As shown in FIG. 3, the fourth connecting portion 240 is positioned behind the third connecting portion 230, and is formed to connect the wall portions 101, 101 of the side wall portions 100L and 100R respectively. The cross-sectional shape of the fourth connecting portion 240 cut in the cross-vehicle direction is substantially an angular C-shape having the opening on the lower side and as shown in FIG. 3, includes an upper planer portion 241, a front side wall portion 242 and a rear side wall portion 243.

The upper planer portion 241 is formed to be positioned below the level of the first horizontal planer portion 231a and the second planer portion 231b of the third connecting portion 230 and above the upper planar portion 211 of the first connecting portion 210 as shown in FIGS. 3 and 7.

The front side wall portion 242 is continued (connected) to the upper flange portions 111, 111 of the side wall portions 100L and 100K extending from the front side to the rear side as shown in FIG. 3. More specifically, the front wall portion 242 extends from the front end of the upper planer portion 241 obliquely toward the lower front in a direction in which the aforementioned substantially angular C-shaped opening is widened. On the other hand, the rear wall portion 243 extends substantially downwardly in the vertical direction from the rear end of the upper planer portion 241, and constitutes the rear end portion of the seat rail 40 as shown in FIG. 4.

The upper planer portion 241, the front side wall portion 242 and the rear side wall portion 243 have a minimum thickness of 1.8 to 2.2 mm like the upper flange portion 111 and the first flange portion 112, and are configured to achieve a weight reduction in comparison with the fourth connecting portion 240 with the interior being formed to be solid. In addition, it is formed in a shape which allows the smooth flow of magnesium at the time of molding and prevents the easy generation of mold cavities in the interior of the fourth connecting portion 240.

FIG. 10 is an enlarged perspective view showing a connecting portion of the first connecting portion 210 and the second connecting portion 220 with respect to the wall portion 101 or the first flange portion 112.

The rib 214 of the first connecting portion 210 is connected to the first flange portion 112 at the end portion thereof, and extends further downwardly to the lower flange portion 121. In other words, the rib 214 is formed to extend over five members of the upper planar portion 211 of the first connecting portion 210, the first flange portion 112, the upper flange portion 111, the wall portion 101 and the lower flange portion 121 so as to connect these members with respect to each other as shown in FIG. 10.

On the other hand, as shown in FIG. 10, formed on the back side of the second connecting portion 220 is a shoulder 300 projecting inwardly of the seat rail 40. The shoulder 300 is formed to extend over four members of the rear wall portion 223 of the second connecting portion 220, the upper flange portion 111, the wall portion 101 and the lower flange portion 121 so as to connect these members with respect to each other.

The shoulder 300 is formed with a rib 310 on an inner surface 300a thereof so as to connect three members of first flange portion 112, the upper flange portion 111 and the inner surface 300a.

FIG. 11 is an enlarged perspective view showing a connecting portion of the third connecting portion 230 and the fourth connecting portion 240 with respect to the wall portion 101.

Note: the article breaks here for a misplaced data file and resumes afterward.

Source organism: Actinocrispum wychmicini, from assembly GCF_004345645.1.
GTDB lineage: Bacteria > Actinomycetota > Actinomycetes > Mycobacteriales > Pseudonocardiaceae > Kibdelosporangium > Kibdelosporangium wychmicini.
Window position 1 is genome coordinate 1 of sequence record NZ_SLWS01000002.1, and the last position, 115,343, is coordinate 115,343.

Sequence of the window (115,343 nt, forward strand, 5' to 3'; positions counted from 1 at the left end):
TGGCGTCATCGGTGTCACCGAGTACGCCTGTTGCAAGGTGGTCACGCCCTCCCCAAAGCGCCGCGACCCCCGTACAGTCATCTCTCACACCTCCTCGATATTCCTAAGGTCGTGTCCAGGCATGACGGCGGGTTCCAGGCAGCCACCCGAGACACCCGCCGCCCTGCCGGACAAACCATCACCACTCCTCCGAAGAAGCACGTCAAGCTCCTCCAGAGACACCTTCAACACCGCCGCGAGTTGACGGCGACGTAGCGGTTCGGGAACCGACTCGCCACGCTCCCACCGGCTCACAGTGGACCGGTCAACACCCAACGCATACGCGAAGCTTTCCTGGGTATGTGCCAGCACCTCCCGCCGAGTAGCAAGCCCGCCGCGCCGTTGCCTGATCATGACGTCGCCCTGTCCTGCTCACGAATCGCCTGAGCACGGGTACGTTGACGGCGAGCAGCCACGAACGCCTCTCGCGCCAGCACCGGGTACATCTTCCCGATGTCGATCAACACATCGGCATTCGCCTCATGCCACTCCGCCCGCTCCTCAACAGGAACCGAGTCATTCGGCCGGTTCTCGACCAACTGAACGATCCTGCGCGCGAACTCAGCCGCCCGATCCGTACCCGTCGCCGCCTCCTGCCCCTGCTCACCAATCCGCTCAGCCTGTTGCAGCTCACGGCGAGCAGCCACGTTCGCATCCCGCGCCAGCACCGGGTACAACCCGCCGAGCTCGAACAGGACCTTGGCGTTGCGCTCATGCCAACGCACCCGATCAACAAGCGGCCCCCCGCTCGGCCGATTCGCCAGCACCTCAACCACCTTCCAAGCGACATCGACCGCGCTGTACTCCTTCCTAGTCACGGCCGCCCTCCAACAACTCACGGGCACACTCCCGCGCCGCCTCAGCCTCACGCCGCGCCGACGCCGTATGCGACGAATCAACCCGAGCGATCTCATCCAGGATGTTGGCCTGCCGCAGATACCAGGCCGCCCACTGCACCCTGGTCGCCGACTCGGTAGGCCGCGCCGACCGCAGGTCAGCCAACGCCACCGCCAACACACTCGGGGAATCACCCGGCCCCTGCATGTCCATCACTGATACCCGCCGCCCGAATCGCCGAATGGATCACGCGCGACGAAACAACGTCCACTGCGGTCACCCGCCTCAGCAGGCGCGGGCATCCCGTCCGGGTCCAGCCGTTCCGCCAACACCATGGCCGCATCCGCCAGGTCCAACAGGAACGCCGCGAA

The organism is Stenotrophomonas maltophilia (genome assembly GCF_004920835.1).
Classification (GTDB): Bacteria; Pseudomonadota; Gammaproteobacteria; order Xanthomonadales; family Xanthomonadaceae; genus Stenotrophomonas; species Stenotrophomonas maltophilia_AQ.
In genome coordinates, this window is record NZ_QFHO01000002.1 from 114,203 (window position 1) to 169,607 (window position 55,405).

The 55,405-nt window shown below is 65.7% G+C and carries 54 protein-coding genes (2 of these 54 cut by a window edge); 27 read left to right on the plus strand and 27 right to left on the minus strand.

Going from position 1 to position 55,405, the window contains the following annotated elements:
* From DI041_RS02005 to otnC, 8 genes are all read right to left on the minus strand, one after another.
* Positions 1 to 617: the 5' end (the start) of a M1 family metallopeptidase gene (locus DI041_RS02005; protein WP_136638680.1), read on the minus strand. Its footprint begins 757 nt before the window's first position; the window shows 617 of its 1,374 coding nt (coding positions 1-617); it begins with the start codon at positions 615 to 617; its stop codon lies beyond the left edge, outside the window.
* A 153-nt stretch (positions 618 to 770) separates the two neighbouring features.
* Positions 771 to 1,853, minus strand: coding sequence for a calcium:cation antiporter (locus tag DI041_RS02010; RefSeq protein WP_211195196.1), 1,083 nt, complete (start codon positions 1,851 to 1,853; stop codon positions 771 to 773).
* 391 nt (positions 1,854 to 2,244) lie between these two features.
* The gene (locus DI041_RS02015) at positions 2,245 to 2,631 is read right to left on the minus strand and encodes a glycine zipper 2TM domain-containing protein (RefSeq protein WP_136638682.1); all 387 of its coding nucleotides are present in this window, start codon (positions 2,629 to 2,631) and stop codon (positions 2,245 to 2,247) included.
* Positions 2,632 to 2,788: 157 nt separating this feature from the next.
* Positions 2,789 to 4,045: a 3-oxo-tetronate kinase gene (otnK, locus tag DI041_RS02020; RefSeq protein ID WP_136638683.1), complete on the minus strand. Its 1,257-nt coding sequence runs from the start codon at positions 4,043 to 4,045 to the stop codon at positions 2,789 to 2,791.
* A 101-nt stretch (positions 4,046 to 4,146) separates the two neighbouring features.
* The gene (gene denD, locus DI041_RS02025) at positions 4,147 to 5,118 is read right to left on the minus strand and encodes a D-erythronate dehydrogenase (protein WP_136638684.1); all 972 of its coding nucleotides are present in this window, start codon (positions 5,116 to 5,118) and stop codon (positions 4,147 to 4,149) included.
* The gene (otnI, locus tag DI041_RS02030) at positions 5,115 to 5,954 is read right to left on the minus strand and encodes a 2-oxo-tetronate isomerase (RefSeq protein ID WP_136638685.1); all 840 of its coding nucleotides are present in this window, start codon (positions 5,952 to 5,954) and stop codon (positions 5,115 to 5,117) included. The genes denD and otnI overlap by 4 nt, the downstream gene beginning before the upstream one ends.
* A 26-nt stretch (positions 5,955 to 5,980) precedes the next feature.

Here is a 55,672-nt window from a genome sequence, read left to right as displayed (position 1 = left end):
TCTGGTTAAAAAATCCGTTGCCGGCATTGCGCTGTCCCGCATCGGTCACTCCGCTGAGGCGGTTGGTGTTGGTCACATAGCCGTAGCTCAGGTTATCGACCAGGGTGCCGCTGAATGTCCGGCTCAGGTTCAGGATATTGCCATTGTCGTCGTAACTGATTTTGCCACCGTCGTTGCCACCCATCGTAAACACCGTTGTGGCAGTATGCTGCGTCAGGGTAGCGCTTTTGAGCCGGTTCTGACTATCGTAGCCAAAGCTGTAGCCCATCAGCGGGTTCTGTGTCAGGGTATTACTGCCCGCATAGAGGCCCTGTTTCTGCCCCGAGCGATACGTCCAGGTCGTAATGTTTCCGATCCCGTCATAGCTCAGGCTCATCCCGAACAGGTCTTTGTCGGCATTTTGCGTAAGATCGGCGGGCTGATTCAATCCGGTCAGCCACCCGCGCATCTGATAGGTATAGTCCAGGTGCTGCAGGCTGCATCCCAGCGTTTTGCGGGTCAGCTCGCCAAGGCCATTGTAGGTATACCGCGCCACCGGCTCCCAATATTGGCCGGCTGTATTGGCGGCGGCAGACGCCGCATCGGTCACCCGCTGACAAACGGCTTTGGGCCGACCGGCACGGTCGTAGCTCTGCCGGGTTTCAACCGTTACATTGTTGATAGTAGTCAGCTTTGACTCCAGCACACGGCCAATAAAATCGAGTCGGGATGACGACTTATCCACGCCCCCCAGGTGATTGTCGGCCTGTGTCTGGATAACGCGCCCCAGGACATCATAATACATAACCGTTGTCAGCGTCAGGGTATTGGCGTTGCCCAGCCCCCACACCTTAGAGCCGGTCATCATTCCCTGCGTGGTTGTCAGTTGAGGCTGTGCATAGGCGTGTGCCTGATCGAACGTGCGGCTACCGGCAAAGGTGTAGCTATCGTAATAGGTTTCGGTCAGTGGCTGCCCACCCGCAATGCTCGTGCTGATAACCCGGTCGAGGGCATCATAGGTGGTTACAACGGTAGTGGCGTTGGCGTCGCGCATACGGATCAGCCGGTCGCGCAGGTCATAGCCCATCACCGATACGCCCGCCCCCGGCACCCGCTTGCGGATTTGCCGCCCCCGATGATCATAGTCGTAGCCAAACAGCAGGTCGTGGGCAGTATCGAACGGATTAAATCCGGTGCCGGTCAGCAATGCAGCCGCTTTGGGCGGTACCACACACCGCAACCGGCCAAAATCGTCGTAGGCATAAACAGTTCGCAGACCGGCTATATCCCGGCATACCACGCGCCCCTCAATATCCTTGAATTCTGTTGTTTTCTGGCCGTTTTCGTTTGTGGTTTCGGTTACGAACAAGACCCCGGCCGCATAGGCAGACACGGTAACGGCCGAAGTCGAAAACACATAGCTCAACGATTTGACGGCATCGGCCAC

Formed on the front side of the third connecting portion 230 is the rib 310 which connects the first flange portion 112, the upper flange portion 111 and the wall portion 101 as shown in FIG. 11.

Formed between the third connecting portion 230 and the fourth connecting portion 240 is a shoulder 320 projecting from the wall portion 101 inwardly of the seat rail 40 as shown in FIG. 11. The shoulder 320 is formed to connect (join) the upper flange portion 111 which corresponds to a starting point of the rear wall portion 233 of the third connecting portion 230, a starting point of the front wall portion 242 of the fourth connecting portion 240, the wall portion 101 and the lower flange portion 121.

The seat rail 40 having the configuration as described above is formed to have corners with an R-shape as needed as shown in FIG. 3, so that burrs or cracks are prevented from being formed at these corners when die casting.

A coating for preventing corrosion is applied on the surface of the seat rail 40, with a plurality of coating layers being formed thereon. The number of coating layers depends on the number of times of application on the seat rail 40 (the number of times of coating processes).

Furthermore, by forming the seat rail 40 to have the side wall portions 100L and 100R and the connecting portions 210 to 240 into the shape as described above, the metal die for die casting may be configured basically to have upper and lower halves.

Magnesium alloy, which is a material of the seat rail 40, will now be described.

The seat rail 40 is integrally formed of magnesium alloy and, more specifically, formed integrally by die casting. The type of the magnesium alloy is AM50A (ASTM standard, Al:4.4 to 5.4 wt %, Mn:0.26 to 0.6 wt %, Zn:0.22 wt % max., Si:0.10 wt % max., Cu:0.010 wt % max., Ni:0.002 wt % max., Fe:0.004 wt % max., others:0.02 wt %), or AM60B (ASTM standard, Al:5.5 to 6.5 wt %, M:0.24 to 0.6 wt %, Zn:0.22 wt % max., Si:0.10 wt % max., Cu:0.010 wt % max., Ni:0.002wt % max., Fe:0.005 wt % max., others:0.02 wt %), and is further added with rare earths (Ce, La, Nd, etc.) by 0.2 to 0.5 wt %.

The material AM50A or AM60B has a characteristic of being highly ductile with high impact resistance, and is used for handles or the like of the motor vehicle. The corrosion resistance is improved by adding rare earths.

By adding rare earths to the material of the seat rail 40, that is, aforementioned AM50A or AM60B by 2.0 to 5.0 wt %, the strength at elevated temperature is improved in addition to the corrosion resistance.